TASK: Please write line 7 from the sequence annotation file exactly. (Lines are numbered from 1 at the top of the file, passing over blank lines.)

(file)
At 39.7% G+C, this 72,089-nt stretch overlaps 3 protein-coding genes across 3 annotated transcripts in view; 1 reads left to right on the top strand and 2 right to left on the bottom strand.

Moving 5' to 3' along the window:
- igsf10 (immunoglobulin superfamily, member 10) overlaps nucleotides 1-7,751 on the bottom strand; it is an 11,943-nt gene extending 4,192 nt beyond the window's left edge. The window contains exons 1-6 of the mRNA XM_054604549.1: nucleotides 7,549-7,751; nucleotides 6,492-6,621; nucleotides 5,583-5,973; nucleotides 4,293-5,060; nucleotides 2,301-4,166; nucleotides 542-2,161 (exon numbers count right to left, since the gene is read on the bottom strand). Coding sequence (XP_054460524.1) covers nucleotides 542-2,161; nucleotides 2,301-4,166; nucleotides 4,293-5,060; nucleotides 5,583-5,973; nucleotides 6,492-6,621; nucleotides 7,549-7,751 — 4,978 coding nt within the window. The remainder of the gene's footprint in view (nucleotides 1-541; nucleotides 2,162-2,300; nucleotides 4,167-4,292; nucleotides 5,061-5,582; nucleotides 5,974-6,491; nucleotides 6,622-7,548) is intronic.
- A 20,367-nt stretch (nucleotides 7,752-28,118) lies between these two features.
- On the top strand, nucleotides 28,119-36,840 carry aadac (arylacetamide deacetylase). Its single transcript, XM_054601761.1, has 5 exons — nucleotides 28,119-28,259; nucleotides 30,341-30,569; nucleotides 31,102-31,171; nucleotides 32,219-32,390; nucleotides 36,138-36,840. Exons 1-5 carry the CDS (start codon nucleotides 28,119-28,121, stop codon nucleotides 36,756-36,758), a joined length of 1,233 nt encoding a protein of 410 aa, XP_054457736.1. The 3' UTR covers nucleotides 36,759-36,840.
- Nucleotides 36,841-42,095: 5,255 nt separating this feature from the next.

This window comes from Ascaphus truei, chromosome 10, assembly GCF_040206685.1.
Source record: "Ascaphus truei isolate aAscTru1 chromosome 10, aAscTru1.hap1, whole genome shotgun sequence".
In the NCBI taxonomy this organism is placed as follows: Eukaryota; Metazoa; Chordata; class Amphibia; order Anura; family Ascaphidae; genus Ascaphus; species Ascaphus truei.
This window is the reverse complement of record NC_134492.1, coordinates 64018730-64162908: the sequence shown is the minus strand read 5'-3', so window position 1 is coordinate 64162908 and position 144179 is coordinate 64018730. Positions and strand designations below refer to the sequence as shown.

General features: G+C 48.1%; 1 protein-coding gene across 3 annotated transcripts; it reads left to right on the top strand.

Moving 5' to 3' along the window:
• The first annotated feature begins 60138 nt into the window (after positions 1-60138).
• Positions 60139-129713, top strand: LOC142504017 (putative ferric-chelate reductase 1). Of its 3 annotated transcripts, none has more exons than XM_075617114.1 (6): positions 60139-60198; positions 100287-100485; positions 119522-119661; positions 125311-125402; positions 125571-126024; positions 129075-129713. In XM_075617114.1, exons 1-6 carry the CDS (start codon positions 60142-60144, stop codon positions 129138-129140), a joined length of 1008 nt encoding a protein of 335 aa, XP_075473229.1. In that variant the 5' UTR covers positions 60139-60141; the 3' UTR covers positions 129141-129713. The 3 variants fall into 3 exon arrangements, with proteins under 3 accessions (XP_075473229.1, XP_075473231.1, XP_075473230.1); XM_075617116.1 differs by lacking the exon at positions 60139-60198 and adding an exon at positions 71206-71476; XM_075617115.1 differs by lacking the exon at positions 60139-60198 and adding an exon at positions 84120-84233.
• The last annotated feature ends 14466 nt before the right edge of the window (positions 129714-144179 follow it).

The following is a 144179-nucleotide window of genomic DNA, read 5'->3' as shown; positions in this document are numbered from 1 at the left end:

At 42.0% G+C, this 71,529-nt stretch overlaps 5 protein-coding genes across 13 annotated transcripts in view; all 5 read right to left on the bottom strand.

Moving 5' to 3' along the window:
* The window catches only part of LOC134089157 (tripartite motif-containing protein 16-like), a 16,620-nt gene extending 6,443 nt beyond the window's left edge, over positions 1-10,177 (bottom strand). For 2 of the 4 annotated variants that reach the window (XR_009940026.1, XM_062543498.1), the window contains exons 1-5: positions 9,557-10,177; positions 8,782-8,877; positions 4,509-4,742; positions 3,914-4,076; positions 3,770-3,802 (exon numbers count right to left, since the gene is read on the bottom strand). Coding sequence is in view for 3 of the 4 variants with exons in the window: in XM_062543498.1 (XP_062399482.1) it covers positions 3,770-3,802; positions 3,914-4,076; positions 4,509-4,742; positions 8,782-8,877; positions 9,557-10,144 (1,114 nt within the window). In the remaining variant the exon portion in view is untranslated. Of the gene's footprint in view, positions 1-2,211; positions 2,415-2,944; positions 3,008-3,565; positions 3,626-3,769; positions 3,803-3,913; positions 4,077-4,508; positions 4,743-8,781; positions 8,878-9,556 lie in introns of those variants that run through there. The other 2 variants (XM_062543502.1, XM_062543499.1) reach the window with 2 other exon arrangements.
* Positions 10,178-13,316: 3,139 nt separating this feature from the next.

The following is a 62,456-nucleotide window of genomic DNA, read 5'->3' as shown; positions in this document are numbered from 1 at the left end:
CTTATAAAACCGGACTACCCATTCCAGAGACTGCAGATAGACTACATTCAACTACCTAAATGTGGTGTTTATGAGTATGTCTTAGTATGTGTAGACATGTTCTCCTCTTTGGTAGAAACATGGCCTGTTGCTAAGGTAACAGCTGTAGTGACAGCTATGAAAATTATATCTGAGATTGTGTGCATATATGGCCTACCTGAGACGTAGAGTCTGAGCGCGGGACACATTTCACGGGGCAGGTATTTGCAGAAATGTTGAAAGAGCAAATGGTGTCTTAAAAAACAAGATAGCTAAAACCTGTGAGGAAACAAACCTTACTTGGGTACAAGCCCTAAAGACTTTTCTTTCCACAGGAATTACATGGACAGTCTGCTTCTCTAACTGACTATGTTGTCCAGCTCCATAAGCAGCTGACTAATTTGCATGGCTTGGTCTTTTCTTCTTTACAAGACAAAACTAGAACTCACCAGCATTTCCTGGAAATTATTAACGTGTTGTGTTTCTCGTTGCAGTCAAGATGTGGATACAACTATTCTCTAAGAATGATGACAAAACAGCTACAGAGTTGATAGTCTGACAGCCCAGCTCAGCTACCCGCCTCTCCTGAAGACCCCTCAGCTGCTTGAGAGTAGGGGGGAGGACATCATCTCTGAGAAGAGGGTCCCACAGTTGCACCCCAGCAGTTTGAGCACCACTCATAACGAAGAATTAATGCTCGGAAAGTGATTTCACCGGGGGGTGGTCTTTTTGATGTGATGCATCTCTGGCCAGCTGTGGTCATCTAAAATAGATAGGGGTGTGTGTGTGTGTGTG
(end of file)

This window comes from Ascaphus truei, chromosome 10, assembly GCF_040206685.1.